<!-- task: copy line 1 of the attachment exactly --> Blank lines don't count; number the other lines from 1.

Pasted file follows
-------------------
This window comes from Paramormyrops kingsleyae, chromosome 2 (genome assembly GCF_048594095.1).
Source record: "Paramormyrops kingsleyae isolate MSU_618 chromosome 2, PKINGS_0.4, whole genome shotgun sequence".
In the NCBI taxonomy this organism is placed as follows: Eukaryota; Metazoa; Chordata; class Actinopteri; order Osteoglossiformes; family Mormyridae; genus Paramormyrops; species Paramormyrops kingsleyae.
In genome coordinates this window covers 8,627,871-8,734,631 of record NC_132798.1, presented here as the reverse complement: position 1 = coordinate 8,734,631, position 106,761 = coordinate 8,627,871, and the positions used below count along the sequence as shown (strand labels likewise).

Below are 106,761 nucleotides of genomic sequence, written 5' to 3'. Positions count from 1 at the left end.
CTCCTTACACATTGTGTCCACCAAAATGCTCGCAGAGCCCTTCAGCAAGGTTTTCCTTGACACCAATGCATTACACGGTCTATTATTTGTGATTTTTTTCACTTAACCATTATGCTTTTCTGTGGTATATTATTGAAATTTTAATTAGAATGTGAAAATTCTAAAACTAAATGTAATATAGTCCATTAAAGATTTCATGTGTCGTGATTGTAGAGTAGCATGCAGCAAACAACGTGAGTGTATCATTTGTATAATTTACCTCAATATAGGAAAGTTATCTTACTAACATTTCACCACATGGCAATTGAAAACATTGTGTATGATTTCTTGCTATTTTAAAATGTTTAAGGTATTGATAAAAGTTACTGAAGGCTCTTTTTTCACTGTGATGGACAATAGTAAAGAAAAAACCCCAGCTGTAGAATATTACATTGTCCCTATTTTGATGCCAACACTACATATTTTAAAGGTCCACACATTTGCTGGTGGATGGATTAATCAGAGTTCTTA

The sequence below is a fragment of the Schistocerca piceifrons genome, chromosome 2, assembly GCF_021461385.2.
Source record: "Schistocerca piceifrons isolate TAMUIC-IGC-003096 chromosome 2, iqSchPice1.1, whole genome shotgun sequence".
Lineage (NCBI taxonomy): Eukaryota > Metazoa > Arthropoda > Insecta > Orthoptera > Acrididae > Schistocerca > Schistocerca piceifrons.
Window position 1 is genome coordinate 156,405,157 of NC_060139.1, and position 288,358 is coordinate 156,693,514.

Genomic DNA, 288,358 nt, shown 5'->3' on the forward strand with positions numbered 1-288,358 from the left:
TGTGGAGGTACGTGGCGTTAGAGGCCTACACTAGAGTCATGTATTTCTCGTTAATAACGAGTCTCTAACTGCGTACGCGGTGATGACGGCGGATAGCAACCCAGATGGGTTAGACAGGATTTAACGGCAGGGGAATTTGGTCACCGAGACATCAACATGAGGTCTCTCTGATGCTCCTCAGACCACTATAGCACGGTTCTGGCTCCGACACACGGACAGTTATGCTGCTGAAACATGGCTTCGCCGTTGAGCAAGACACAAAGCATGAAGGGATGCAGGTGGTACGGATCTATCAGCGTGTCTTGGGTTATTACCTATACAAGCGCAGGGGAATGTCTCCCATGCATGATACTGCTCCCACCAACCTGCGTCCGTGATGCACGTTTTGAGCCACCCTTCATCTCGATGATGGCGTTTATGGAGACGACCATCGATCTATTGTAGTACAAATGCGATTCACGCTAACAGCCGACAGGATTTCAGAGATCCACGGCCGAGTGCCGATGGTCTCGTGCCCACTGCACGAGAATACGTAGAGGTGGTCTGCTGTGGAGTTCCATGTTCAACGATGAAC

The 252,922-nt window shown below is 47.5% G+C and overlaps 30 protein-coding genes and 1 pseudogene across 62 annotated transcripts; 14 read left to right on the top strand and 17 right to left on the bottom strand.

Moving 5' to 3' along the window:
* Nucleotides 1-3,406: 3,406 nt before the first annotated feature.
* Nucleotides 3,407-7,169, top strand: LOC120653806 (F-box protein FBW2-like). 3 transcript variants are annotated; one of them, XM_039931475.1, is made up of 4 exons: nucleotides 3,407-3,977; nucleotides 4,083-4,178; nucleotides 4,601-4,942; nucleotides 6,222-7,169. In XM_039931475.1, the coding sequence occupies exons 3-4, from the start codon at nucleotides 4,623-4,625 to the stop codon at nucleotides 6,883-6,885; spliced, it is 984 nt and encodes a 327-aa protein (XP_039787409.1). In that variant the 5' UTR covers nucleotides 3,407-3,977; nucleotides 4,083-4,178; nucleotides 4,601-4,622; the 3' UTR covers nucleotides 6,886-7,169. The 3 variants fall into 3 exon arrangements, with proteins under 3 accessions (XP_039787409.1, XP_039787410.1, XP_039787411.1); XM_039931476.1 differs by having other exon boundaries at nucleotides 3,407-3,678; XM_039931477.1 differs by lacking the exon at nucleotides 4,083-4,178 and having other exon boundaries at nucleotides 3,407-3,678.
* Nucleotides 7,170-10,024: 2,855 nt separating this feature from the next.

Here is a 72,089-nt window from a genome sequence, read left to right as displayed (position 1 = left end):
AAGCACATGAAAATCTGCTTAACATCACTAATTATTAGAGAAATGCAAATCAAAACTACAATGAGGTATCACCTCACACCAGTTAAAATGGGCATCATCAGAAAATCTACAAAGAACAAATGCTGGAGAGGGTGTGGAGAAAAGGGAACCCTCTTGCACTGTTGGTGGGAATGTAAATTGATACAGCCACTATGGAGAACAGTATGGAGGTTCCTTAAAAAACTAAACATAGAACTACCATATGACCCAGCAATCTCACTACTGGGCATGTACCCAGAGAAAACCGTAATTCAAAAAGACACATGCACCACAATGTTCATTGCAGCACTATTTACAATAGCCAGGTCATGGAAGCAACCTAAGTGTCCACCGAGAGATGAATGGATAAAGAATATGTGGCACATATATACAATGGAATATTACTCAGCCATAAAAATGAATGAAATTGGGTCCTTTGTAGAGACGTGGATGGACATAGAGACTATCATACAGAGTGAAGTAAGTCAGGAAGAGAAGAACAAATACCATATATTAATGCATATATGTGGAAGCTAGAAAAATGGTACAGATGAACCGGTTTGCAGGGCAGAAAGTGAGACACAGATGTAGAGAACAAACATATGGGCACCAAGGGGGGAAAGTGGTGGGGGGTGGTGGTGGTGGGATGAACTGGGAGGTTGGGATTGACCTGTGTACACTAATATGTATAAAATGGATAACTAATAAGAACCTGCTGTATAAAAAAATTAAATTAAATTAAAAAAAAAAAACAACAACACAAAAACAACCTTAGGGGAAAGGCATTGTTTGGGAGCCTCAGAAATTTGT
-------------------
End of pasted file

This window comes from Paramormyrops kingsleyae, chromosome 2 (genome assembly GCF_048594095.1).